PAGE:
When printing the replacement's shipping label, I add a note for that shipment - either 'shipping problems', 'processing problems', or 'product problems'. That way, when I'm doing my accounting, I see the note and charge it to either: 'Shipping - Problems - Shipping', 'Processing - Problems - Shipping', or 'Product - Problems - Shipping'. I also attach the customer to the trx there in QB.
I'm small (just me). So it's no problem to do the two inventory adjustments. In your case, you could add a special note on replacement orders. So the order processor would then perform the two inventory adjustments, at time of shipping. Or you could do it later. If you don't like that, you could instead create special inventory Items for items that are replacements - specifying the '___- Problems - Inventory' accounts for those inventory Items (instead of COGS). Then there would be no extra work on the part of the processor. But that's too messy for me. I would rather do the two inventory adjustments.
By doing this, you keep replacement costs out of COGS. Plus you have general ledger accounts that keep track of the problem shipments and who's responsible for the problems - which you can run a detail report on if you want. If you really wanted to, in QB you could add notes in the Memo fields, things like 'Bob miscounted'. These notes would appear in reports. Or if you needed to break down the 'Processing - Problems -___' accounts into vendors (for instance), you could assign each vendor a Class (in QB). Then when posting the replacements, you could select that vendor's Class - and run reports later on each Class.
Actually, now that I mention Classes, you could use that method to track problems instead (instead of inventory adjustments above). Each problem type gets a Class (that you can run reports on). Then when the processor processes the replacement, he/she selects the appropriate class (in QB). The only problem with that method is that your COGS number is mucked with the replacement stuff. Most people don't care about that - and if you needed to, you could manually back out the replacements, based on the Class reports.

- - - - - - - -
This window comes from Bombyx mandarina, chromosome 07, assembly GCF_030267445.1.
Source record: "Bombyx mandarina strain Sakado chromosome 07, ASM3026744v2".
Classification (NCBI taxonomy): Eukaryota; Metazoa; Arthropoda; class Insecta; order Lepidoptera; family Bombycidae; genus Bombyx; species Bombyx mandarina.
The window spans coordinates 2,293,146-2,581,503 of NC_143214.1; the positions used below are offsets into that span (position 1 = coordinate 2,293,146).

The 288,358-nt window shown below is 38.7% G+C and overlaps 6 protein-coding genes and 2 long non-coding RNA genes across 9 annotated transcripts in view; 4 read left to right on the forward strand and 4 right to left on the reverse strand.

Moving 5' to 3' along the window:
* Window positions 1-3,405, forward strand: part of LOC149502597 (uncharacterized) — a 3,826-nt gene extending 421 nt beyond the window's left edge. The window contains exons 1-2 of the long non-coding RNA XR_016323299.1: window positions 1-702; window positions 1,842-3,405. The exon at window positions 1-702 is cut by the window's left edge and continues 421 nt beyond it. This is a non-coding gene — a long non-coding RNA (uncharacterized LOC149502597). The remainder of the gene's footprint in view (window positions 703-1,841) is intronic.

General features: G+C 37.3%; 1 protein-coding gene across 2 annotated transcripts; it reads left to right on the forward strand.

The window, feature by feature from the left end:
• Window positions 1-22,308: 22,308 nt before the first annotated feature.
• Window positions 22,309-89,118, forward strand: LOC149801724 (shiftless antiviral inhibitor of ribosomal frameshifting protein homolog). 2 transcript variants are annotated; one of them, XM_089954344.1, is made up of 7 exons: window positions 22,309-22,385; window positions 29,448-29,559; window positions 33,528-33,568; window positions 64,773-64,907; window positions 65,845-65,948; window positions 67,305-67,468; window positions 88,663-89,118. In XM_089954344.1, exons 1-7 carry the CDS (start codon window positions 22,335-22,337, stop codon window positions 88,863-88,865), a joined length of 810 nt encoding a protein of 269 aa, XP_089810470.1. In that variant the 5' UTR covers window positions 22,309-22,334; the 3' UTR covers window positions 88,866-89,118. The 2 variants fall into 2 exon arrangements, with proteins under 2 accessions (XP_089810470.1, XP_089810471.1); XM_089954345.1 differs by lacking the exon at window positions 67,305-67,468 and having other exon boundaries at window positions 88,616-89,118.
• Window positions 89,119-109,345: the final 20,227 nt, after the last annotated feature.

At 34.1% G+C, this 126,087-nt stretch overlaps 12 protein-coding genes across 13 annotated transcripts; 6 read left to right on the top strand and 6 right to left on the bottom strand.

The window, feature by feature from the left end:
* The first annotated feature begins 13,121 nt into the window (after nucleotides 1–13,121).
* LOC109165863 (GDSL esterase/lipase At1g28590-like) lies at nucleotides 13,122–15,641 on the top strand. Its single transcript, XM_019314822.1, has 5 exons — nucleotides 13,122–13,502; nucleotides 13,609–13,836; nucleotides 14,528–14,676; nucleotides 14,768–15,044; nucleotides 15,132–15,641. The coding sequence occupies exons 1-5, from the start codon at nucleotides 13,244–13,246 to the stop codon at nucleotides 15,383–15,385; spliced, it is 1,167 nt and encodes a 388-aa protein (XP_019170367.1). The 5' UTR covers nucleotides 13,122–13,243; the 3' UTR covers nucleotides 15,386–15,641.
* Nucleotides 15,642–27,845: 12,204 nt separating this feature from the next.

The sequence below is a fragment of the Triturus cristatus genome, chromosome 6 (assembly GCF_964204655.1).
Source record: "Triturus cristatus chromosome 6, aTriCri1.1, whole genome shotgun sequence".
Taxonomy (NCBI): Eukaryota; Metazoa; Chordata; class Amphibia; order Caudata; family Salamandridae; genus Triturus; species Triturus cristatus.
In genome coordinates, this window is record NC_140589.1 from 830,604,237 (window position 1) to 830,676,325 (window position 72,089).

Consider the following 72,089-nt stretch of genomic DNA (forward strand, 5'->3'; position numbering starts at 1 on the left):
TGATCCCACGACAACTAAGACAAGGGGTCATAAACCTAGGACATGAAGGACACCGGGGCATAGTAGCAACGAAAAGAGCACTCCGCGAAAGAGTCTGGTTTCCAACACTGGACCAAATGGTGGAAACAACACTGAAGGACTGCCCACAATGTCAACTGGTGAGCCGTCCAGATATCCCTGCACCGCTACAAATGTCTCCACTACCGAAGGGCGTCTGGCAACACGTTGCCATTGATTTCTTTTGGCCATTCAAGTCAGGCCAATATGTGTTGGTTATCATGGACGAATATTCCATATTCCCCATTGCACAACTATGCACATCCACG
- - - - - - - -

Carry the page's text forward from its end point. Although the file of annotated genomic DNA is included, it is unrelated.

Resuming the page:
Dang this just got longer and longer as I typed it. Sorry about that!
| 7:04 pm on Mar 19, 2013 (gmt 0)|
What Order Management software are you using?
I think the way Marko described would work in absence of full-fledged order management software but I think it'd be a lot of work without a full time accountant (in QB I think a lot of people sales in daily batches so you'd have to narrow it down to the per-order level to really get it to work well).
Our order management software has an option to create returns/exchange and specify the reason. You can then run a report on this. It's a small enough problem for us though that I've never really used this feature but like you, I'm starting to think it's a good idea to start implementing some sort of tracking.
| 11:00 pm on Mar 19, 2013 (gmt 0)|
Thanks for the detailed response.
I will need to re-read this to digest :)
| 3:44 am on Mar 22, 2013 (gmt 0)|
|I think the way Marko described would work in absence of full-fledged order management software but I think it'd be a lot of work without a full time accountant (in QB I think a lot of people sales in daily batches so you'd have to narrow it down to the per-order level to really get it to work well). |
Yeah, I was thinking that too when I got to the end of what I was typing. That's what made me start to think that Classes would be alot easier if returns are processed manually - it's just one field that has to be selected. Any order managament or accounting software should have some version of Classes - just something you can flag, to report on later. If the order management software lets you batch returns with regular orders, then like you mentioned, you're covered by that reporting automatically.
Then if you wanted to see returns as a separate line item on your Income Statement, you would just print that report once a month or quarter to give to the person who does your bookkeeping.